Forget red sky at night. Scientists have found a way to predict the quality of the United Kingdom's wheat crop six months in advance by studying variations in the North Atlantic climate.
The discovery will help beleaguered British farmers decide how best to manage their crop -whether to lavish it with fertilisers and fungicides if the season will favour bread-quality wheat, or save the cost if the crop will end up good only for animal feed.
Peter Kettlewell, reader in crop physiology at Harper Adams University College in Newport, Shropshire, gave his first forecast based on the technique last week -this year, the national average crop harvested in August is unlikely to meet bread-makers' specifications, and farmers would be better off not wasting thousands of pounds on agrochemicals.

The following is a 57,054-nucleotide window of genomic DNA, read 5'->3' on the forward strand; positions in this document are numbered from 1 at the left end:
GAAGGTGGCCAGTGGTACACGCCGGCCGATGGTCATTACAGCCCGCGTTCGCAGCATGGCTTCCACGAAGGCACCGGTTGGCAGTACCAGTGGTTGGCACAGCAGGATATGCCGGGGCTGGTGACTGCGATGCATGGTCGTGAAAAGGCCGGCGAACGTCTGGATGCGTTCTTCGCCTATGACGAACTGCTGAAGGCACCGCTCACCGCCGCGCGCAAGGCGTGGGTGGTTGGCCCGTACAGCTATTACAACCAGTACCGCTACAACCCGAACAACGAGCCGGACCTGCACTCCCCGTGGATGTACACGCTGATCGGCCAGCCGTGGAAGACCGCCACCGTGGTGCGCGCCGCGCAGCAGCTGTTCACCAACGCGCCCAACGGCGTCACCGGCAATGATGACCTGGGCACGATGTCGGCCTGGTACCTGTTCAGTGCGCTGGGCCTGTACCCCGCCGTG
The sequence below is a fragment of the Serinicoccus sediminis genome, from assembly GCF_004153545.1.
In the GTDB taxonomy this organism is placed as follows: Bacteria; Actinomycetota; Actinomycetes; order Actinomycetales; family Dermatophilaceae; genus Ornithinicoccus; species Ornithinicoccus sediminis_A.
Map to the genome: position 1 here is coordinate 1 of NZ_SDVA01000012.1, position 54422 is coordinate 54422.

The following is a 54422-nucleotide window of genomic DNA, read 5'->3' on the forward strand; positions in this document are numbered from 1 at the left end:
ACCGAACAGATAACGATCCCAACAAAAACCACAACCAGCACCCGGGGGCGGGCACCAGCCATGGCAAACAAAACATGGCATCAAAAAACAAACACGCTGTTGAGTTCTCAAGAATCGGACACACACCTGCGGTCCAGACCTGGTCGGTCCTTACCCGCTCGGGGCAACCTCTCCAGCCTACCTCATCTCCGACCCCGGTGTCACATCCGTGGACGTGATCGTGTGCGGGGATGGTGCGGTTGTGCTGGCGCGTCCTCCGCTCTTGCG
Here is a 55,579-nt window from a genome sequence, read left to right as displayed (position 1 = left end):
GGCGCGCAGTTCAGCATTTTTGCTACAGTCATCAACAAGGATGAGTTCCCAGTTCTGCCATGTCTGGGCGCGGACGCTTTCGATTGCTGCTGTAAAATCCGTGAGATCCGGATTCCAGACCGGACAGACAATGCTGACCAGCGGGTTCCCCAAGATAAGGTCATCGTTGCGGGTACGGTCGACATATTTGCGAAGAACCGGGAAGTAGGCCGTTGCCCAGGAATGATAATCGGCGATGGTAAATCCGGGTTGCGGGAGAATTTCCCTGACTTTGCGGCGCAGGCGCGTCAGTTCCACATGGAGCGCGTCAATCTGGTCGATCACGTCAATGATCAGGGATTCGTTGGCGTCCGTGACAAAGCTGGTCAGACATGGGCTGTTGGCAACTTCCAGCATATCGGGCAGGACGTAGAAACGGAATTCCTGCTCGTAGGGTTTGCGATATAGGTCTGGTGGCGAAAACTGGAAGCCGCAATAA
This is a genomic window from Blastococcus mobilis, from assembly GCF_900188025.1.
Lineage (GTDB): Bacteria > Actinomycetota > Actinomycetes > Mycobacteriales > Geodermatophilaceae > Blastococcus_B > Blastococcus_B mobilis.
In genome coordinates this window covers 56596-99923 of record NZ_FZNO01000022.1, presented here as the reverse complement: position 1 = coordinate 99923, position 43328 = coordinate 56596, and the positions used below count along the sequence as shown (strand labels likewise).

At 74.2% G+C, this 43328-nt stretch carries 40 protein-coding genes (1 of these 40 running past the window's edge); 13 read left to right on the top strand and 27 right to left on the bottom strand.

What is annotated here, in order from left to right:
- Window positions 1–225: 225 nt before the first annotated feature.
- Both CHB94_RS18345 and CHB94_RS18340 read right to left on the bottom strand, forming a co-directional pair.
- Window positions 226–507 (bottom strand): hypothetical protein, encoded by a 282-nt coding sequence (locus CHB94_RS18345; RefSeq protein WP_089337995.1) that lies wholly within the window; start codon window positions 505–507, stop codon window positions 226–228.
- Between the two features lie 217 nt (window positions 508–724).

"Until now, wheat growers have just had to take potluck on each season as it comes," Dr Kettlewell said.
The technique, described in the Journal of Cereal Science , is the first to link European crop success with winter climate patterns. Similar connections with El Ni$o have already been exploited in Australia and Africa.
Dr Kettlewell found that variations in the UK's national grain quality survey tied in with winter differences of atmospheric pressure between Iceland and the Azores, a climate pattern known as the North Atlantic oscillation (NAO).
While localised summer weather patterns will affect individual grain qualities, the technique effectively forecasts overall climatic effects caused by the winter NAO that will influence the crop's growth. Dr Kettlewell's group has even found hints that the impact of particular crop diseases might be affected by the NAO.
John Howie, cereals product manager with leading UK wheat breeder PBI-C, said: "This gives growers the sort of security they really need in a modern market in which margins are increasingly tight and the difference between success and failure is ever narrower."